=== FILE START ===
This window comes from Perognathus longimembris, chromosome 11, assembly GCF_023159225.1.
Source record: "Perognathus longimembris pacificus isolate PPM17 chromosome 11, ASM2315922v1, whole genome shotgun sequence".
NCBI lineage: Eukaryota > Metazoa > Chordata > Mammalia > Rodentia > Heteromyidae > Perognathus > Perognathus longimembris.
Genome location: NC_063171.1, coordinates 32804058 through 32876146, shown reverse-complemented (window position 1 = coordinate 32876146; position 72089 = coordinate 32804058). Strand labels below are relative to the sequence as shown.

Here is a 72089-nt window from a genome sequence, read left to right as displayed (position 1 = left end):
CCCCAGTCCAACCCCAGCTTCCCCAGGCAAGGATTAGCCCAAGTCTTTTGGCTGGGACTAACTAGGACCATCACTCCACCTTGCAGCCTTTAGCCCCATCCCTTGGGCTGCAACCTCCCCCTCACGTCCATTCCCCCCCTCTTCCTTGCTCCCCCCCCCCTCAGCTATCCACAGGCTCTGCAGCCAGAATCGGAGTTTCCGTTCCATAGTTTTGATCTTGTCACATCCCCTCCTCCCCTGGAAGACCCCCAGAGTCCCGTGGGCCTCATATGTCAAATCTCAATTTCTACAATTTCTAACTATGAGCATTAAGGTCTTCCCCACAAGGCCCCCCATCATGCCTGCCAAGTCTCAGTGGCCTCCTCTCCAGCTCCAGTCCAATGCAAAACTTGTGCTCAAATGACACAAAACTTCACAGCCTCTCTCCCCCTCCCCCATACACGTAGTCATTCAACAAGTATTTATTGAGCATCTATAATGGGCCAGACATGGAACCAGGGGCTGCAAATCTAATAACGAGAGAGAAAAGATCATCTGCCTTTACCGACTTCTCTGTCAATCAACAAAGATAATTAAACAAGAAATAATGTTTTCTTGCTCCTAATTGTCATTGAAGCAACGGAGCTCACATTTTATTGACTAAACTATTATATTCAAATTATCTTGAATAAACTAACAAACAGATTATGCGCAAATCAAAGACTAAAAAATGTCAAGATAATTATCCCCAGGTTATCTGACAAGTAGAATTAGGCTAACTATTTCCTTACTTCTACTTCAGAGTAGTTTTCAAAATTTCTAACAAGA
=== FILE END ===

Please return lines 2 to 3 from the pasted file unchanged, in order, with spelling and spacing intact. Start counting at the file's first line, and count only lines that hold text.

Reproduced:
Source record: "Perognathus longimembris pacificus isolate PPM17 chromosome 11, ASM2315922v1, whole genome shotgun sequence".
NCBI lineage: Eukaryota > Metazoa > Chordata > Mammalia > Rodentia > Heteromyidae > Perognathus > Perognathus longimembris.